One of the main advantages of synthetic turf is that playing characteristics are identical all year round. Unlike natural grass, it is theoretically always possible to play on a synthetic turf field. However, there are a few circumstances in which it is advised not to use a synthetic field. These exceptions are all related to weather conditions in winter.
Low temperature resistance
The temperature resistance of synthetic turf surfaces depends on the base material used for the synthetic turf fibres. Polypropylene synthetic turf fibres should not be used in weather conditions below 0°C (32°F). In general, rubber infilled pitches are made of polyethylene synthetic turf fibres. This base material provides the opportunity to use the pitch down to -20°C (-4°F) in frosty weather. The playing surface will however be harder than usual under subzero conditions.
In principle snow and ice is not harmful to the field and can be permitted to melt naturally. There are however some special rules that apply to using the field in snowy conditions. Fields with rubber infill can still be played on when they are covered with snow, but play will compact the snow to form ice. This means that the snow will take longer to melt and once the snow has compacted it is no longer possible to clear it off the field. The snow forms a layer of ice with the grass fibers frozen in. Trying to remove this layer would damage the fibers. It is possible to clear the snow before playing on the field provided this is done in the correct manner. Removing snow with a brush or snow shovel could damage the turf. If a snow shovel has to be used, it should be made of wood or plastic, or fitted with a rubber strip to avoid damage as far as possible. Using a snow-blower to clear snow does not damage the fibers, so this is recommended. Remember that when snow is cleared off the field, some infill material will come away with it. This should be put back onto the field as soon as the weather permits.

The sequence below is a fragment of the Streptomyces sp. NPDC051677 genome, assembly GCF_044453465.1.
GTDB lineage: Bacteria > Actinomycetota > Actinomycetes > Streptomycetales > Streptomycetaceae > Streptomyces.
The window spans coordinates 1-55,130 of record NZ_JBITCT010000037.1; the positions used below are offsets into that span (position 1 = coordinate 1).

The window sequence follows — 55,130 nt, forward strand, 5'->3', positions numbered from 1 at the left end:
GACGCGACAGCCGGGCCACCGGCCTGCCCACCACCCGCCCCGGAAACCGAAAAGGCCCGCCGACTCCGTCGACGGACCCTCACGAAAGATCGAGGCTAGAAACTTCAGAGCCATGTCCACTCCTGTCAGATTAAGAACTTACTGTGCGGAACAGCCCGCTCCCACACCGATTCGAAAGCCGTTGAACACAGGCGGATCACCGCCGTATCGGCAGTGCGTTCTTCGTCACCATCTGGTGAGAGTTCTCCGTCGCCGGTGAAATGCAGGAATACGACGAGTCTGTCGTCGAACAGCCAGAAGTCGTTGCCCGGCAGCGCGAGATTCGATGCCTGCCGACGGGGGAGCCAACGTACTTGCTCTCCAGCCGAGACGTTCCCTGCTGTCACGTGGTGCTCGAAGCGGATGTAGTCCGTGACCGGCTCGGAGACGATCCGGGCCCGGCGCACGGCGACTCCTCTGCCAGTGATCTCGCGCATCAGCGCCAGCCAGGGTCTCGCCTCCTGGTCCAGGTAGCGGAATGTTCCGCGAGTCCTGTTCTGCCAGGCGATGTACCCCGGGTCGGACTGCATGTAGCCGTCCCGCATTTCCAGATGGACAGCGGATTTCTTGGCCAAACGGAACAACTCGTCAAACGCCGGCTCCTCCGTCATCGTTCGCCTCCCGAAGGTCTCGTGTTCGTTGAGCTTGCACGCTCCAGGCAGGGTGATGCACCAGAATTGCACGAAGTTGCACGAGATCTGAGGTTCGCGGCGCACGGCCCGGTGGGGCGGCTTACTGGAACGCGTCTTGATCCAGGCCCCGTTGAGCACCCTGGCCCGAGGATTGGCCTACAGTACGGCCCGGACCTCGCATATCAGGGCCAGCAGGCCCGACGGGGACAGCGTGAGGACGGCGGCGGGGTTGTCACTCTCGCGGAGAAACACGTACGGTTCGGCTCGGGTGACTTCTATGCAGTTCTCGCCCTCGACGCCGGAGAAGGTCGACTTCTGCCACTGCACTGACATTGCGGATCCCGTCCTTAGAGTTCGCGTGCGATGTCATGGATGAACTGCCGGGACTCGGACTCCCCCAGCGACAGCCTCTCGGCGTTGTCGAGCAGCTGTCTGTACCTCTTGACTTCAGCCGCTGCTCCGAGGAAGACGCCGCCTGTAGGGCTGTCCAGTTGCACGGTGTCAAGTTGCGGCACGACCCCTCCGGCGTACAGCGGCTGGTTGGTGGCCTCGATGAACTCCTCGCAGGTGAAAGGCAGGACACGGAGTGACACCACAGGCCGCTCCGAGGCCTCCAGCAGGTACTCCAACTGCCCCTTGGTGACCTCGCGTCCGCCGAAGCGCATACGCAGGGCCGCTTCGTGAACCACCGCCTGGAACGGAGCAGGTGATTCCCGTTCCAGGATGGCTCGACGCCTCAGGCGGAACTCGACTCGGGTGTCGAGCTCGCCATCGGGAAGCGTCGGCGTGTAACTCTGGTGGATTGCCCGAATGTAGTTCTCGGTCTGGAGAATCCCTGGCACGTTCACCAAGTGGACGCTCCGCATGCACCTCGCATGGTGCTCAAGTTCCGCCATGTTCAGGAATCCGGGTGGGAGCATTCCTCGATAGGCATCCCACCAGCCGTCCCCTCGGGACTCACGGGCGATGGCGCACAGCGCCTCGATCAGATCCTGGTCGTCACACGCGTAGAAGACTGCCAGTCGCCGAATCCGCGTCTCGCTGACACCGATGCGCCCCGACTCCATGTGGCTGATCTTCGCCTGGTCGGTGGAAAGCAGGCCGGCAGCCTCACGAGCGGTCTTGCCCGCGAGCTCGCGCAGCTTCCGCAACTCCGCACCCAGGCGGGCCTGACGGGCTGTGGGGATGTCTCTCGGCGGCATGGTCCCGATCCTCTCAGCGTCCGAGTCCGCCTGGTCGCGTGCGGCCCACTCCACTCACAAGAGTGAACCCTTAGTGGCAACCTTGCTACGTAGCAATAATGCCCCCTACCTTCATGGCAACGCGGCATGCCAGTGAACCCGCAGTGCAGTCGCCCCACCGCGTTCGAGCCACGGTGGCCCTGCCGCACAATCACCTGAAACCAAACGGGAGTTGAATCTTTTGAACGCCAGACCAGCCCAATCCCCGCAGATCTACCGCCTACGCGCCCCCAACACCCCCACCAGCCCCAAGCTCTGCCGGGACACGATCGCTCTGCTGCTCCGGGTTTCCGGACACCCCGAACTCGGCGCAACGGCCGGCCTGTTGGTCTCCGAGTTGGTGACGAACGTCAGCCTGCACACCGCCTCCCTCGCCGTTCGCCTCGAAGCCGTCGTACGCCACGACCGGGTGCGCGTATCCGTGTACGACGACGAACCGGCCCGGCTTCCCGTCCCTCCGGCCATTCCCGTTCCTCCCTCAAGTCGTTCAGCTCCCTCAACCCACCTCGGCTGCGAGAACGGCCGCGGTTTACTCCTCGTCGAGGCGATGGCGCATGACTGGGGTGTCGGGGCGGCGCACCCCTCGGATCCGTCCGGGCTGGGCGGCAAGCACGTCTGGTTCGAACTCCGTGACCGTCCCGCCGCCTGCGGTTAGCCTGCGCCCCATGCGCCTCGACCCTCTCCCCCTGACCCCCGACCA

Black ice and thaw
A synthetic turf field cannot be used in icy conditions or during thaw. Ice and sometimes also thaw make the field slippery, increasing risk of injury to the players. Playing on black ice can also damage the fibers. During a thaw, some sections of the field may have thawed out while other parts are still icy. When the base is still frozen, there may be standing water on the field. Playing in these conditions can result in deformation of the field, which can also lead to nasty injuries. The playing surface is not consistent, with some parts already thawed out. A player cannot anticipate this, so it is dangerous to play in these weather conditions. The field can only be used again once the ground has thawed out completely.